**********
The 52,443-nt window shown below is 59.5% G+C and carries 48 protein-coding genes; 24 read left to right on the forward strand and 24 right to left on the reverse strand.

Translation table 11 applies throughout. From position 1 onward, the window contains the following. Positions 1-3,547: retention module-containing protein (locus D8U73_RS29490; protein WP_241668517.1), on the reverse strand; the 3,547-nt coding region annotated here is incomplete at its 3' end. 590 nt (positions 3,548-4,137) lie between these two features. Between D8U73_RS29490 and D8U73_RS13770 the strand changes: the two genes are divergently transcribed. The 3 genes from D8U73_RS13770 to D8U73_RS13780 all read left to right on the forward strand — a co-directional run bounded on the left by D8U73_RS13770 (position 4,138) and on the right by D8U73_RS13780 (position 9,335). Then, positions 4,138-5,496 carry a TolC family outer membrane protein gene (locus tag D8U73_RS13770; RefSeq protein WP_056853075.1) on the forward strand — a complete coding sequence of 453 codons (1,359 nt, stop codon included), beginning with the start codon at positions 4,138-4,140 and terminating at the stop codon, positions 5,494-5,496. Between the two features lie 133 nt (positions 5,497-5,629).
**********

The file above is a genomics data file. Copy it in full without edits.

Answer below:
The 52,443-nt window shown below is 59.5% G+C and carries 48 protein-coding genes; 24 read left to right on the forward strand and 24 right to left on the reverse strand.

Translation table 11 applies throughout. From position 1 onward, the window contains the following. Positions 1-3,547: retention module-containing protein (locus D8U73_RS29490; protein WP_241668517.1), on the reverse strand; the 3,547-nt coding region annotated here is incomplete at its 3' end. 590 nt (positions 3,548-4,137) lie between these two features. Between D8U73_RS29490 and D8U73_RS13770 the strand changes: the two genes are divergently transcribed. The 3 genes from D8U73_RS13770 to D8U73_RS13780 all read left to right on the forward strand — a co-directional run bounded on the left by D8U73_RS13770 (position 4,138) and on the right by D8U73_RS13780 (position 9,335). Then, positions 4,138-5,496 carry a TolC family outer membrane protein gene (locus tag D8U73_RS13770; RefSeq protein WP_056853075.1) on the forward strand — a complete coding sequence of 453 codons (1,359 nt, stop codon included), beginning with the start codon at positions 4,138-4,140 and terminating at the stop codon, positions 5,494-5,496. Between the two features lie 133 nt (positions 5,497-5,629).